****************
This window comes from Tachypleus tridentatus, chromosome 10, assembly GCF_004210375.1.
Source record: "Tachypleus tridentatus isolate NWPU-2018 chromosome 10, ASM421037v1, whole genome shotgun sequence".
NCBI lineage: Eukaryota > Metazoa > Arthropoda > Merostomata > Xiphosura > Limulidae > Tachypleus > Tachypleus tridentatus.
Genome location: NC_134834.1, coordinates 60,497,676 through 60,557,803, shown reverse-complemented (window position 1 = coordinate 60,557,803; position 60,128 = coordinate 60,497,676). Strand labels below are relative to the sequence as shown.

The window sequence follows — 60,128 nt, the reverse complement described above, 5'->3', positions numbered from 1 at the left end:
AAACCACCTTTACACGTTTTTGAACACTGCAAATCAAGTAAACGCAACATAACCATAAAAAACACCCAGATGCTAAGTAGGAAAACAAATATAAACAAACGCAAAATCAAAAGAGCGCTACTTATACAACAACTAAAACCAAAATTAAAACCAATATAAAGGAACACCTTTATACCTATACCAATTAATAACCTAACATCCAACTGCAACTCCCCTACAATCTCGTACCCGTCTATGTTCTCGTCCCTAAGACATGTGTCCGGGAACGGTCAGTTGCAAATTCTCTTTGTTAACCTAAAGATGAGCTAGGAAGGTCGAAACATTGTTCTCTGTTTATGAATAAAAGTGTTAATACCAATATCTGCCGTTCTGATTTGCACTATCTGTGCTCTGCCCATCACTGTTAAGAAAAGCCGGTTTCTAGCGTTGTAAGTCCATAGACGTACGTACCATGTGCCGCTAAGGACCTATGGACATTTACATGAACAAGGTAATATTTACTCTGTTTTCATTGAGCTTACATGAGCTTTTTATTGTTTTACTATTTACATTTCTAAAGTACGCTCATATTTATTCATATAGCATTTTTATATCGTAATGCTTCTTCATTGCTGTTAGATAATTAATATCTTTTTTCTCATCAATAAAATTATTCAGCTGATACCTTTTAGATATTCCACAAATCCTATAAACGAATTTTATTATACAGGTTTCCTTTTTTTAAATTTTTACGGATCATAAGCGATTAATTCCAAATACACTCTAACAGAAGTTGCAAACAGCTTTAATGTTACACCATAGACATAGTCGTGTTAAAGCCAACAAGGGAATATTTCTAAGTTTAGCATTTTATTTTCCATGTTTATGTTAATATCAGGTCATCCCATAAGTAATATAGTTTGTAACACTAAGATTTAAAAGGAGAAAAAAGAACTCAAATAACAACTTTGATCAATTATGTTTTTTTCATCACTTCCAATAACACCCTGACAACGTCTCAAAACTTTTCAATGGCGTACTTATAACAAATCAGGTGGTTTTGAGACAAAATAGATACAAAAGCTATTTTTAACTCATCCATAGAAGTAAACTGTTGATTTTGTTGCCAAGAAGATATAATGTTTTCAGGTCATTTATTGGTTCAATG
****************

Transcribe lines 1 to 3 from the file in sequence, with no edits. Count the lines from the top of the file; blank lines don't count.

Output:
This window comes from Tachypleus tridentatus, chromosome 10, assembly GCF_004210375.1.
Source record: "Tachypleus tridentatus isolate NWPU-2018 chromosome 10, ASM421037v1, whole genome shotgun sequence".
NCBI lineage: Eukaryota > Metazoa > Arthropoda > Merostomata > Xiphosura > Limulidae > Tachypleus > Tachypleus tridentatus.